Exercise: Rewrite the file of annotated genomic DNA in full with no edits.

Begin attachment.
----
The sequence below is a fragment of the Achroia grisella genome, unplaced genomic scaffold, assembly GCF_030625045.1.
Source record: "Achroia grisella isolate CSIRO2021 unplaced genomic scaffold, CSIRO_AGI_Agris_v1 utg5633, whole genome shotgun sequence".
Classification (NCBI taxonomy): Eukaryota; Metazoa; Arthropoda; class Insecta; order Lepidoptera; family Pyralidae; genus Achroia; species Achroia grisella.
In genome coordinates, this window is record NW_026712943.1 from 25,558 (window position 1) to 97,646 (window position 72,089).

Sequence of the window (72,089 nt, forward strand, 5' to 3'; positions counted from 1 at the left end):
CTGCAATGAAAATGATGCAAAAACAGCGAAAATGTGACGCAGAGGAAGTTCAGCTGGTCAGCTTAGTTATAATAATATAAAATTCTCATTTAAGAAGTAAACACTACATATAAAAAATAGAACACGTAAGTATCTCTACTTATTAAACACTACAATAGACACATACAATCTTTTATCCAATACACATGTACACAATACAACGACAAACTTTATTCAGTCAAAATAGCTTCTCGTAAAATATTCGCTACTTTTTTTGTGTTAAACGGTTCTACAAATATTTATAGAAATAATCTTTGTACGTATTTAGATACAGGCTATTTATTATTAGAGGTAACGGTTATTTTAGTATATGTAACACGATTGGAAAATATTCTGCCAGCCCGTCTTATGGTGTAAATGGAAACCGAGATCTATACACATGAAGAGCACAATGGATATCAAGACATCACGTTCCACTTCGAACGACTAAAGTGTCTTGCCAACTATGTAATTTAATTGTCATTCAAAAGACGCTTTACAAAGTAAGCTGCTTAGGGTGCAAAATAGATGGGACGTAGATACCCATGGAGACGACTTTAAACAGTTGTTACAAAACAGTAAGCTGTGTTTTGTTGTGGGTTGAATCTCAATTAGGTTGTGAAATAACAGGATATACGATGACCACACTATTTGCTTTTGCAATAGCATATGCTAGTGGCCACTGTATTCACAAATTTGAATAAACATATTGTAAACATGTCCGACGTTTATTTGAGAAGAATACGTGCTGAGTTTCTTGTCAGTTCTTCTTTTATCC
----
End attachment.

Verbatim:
The sequence below is a fragment of the Achroia grisella genome, unplaced genomic scaffold, assembly GCF_030625045.1.
Source record: "Achroia grisella isolate CSIRO2021 unplaced genomic scaffold, CSIRO_AGI_Agris_v1 utg5633, whole genome shotgun sequence".
Classification (NCBI taxonomy): Eukaryota; Metazoa; Arthropoda; class Insecta; order Lepidoptera; family Pyralidae; genus Achroia; species Achroia grisella.
In genome coordinates, this window is record NW_026712943.1 from 25,558 (window position 1) to 97,646 (window position 72,089).

Sequence of the window (72,089 nt, forward strand, 5' to 3'; positions counted from 1 at the left end):
CTGCAATGAAAATGATGCAAAAACAGCGAAAATGTGACGCAGAGGAAGTTCAGCTGGTCAGCTTAGTTATAATAATATAAAATTCTCATTTAAGAAGTAAACACTACATATAAAAAATAGAACACGTAAGTATCTCTACTTATTAAACACTACAATAGACACATACAATCTTTTATCCAATACACATGTACACAATACAACGACAAACTTTATTCAGTCAAAATAGCTTCTCGTAAAATATTCGCTACTTTTTTTGTGTTAAACGGTTCTACAAATATTTATAGAAATAATCTTTGTACGTATTTAGATACAGGCTATTTATTATTAGAGGTAACGGTTATTTTAGTATATGTAACACGATTGGAAAATATTCTGCCAGCCCGTCTTATGGTGTAAATGGAAACCGAGATCTATACACATGAAGAGCACAATGGATATCAAGACATCACGTTCCACTTCGAACGACTAAAGTGTCTTGCCAACTATGTAATTTAATTGTCATTCAAAAGACGCTTTACAAAGTAAGCTGCTTAGGGTGCAAAATAGATGGGACGTAGATACCCATGGAGACGACTTTAAACAGTTGTTACAAAACAGTAAGCTGTGTTTTGTTGTGGGTTGAATCTCAATTAGGTTGTGAAATAACAGGATATACGATGACCACACTATTTGCTTTTGCAATAGCATATGCTAGTGGCCACTGTATTCACAAATTTGAATAAACATATTGTAAACATGTCCGACGTTTATTTGAGAAGAATACGTGCTGAGTTTCTTGTCAGTTCTTCTTTTATCC